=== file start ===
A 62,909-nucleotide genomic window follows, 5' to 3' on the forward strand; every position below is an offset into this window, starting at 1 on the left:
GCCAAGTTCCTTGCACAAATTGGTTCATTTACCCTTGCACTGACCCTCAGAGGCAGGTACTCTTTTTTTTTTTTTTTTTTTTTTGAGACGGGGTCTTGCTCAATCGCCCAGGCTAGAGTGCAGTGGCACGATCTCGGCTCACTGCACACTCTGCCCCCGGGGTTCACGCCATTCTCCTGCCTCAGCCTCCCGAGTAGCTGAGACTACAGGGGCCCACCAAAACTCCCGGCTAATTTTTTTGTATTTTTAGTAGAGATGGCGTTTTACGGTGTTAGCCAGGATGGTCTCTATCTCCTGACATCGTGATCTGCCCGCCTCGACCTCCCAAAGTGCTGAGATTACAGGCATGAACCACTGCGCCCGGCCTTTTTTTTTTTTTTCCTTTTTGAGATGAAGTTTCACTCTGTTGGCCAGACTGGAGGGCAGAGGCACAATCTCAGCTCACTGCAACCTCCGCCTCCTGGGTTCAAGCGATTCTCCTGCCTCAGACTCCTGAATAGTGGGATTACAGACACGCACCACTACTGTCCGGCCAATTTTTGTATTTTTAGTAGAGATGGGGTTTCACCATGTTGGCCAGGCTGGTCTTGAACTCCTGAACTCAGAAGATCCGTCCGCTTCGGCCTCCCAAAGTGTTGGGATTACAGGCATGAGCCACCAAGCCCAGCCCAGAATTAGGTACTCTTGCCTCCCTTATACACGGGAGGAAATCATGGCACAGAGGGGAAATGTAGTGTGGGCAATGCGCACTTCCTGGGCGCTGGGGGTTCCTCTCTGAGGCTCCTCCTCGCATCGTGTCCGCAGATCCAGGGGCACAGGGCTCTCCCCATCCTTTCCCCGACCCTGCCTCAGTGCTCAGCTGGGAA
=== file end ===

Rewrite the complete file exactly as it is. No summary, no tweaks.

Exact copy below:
A 62,909-nucleotide genomic window follows, 5' to 3' on the forward strand; every position below is an offset into this window, starting at 1 on the left:
GCCAAGTTCCTTGCACAAATTGGTTCATTTACCCTTGCACTGACCCTCAGAGGCAGGTACTCTTTTTTTTTTTTTTTTTTTTTTGAGACGGGGTCTTGCTCAATCGCCCAGGCTAGAGTGCAGTGGCACGATCTCGGCTCACTGCACACTCTGCCCCCGGGGTTCACGCCATTCTCCTGCCTCAGCCTCCCGAGTAGCTGAGACTACAGGGGCCCACCAAAACTCCCGGCTAATTTTTTTGTATTTTTAGTAGAGATGGCGTTTTACGGTGTTAGCCAGGATGGTCTCTATCTCCTGACATCGTGATCTGCCCGCCTCGACCTCCCAAAGTGCTGAGATTACAGGCATGAACCACTGCGCCCGGCCTTTTTTTTTTTTTTCCTTTTTGAGATGAAGTTTCACTCTGTTGGCCAGACTGGAGGGCAGAGGCACAATCTCAGCTCACTGCAACCTCCGCCTCCTGGGTTCAAGCGATTCTCCTGCCTCAGACTCCTGAATAGTGGGATTACAGACACGCACCACTACTGTCCGGCCAATTTTTGTATTTTTAGTAGAGATGGGGTTTCACCATGTTGGCCAGGCTGGTCTTGAACTCCTGAACTCAGAAGATCCGTCCGCTTCGGCCTCCCAAAGTGTTGGGATTACAGGCATGAGCCACCAAGCCCAGCCCAGAATTAGGTACTCTTGCCTCCCTTATACACGGGAGGAAATCATGGCACAGAGGGGAAATGTAGTGTGGGCAATGCGCACTTCCTGGGCGCTGGGGGTTCCTCTCTGAGGCTCCTCCTCGCATCGTGTCCGCAGATCCAGGGGCACAGGGCTCTCCCCATCCTTTCCCCGACCCTGCCTCAGTGCTCAGCTGGGAA